Battling Boy is required to embark on a Rambling—a coming-of-age ceremony in which demigods are sent to realms in need of a champion. He’s sent to Acropolis with some power-enhancing shirts, a magic cloak, and a minimum of clues.
Acropolis is an embattled city: curfew is enforced because nightmare monsters swallow children whole. Local officials are helpless, and they rely on heroic vigilantes like Haggard West. Sadisto’s gang just killed West, though, leaving Aurora West to inherit her father’s arsenal of weapons and his unfinished fight.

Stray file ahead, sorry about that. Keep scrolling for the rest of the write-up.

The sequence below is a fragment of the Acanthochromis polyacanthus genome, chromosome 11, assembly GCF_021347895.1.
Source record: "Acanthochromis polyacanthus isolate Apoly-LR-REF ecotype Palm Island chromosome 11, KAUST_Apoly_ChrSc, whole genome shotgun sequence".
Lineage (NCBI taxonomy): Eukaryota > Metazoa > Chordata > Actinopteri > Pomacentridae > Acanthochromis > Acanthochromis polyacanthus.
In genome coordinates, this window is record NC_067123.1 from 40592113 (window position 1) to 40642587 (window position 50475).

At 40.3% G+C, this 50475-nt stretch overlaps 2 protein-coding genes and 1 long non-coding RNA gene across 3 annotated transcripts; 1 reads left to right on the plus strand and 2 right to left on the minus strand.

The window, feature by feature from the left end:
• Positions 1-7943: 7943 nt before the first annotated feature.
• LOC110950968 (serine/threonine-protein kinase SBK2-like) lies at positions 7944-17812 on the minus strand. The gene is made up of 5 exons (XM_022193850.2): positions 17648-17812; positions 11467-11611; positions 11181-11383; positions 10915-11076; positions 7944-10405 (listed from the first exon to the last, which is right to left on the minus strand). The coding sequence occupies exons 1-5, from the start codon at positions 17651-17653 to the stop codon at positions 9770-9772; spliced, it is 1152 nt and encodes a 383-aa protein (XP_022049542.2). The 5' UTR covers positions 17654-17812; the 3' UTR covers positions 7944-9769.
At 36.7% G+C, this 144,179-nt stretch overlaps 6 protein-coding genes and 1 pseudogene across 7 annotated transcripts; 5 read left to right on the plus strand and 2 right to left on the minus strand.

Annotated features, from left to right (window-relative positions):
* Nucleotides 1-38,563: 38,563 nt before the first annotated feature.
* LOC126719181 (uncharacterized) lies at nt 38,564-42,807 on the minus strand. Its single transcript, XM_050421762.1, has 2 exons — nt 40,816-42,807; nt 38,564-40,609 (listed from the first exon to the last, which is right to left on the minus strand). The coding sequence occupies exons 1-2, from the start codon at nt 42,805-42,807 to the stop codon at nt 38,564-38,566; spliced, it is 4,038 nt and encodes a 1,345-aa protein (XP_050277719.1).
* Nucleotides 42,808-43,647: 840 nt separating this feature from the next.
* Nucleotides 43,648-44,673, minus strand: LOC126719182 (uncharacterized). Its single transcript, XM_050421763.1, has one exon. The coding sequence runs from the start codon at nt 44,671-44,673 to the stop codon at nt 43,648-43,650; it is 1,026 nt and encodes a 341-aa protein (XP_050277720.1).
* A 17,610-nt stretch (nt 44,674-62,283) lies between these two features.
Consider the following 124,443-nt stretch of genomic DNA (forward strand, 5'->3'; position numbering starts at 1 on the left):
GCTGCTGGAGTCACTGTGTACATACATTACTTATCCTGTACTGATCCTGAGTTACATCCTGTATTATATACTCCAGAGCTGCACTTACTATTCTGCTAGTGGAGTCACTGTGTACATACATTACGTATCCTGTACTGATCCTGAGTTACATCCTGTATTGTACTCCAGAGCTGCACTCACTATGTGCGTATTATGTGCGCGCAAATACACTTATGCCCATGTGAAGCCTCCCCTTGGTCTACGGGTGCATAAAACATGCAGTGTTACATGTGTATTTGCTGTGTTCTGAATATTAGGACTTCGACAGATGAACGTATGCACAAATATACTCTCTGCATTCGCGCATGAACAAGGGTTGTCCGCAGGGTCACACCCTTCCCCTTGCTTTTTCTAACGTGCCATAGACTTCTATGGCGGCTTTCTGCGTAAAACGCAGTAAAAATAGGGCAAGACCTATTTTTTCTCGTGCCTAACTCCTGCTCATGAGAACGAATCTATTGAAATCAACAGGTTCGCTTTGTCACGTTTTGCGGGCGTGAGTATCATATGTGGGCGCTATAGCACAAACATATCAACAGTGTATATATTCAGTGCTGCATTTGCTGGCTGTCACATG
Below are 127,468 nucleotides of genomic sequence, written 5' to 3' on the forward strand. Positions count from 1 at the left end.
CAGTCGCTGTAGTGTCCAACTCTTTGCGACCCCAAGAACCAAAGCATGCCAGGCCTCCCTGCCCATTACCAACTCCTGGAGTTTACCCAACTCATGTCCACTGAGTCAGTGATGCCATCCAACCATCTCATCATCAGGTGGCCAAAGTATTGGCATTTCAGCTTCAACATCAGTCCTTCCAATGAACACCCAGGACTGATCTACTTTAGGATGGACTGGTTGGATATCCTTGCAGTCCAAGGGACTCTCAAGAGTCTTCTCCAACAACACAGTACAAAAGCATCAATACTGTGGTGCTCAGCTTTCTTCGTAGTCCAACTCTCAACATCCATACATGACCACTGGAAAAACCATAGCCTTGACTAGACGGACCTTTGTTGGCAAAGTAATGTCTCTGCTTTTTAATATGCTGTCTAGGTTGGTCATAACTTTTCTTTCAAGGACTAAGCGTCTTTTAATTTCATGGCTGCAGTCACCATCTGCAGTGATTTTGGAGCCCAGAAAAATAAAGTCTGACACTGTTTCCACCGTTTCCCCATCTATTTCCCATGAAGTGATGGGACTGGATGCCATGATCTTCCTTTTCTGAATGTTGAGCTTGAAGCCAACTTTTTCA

Battling Boy has so much promise, but it’s difficult to determine how the series will flesh out in future installments. So far, it’s a fairly typical coming-of-age story, reminiscent of shonen manga [Japanese battle comics]: the first chapters provide solid groundwork for the elaborate setting. A reader needs patience, though, while waiting for the plot to pick up momentum.
Right now, the main strength of Battling Boy is its rich graphic elements. The personalized type, vivid colors, and unusual facial expressions are beautiful and arresting, in the way that urban decay can be beautiful. Battling Boy is a must-have if you love Paul Pope’s unique visual style.
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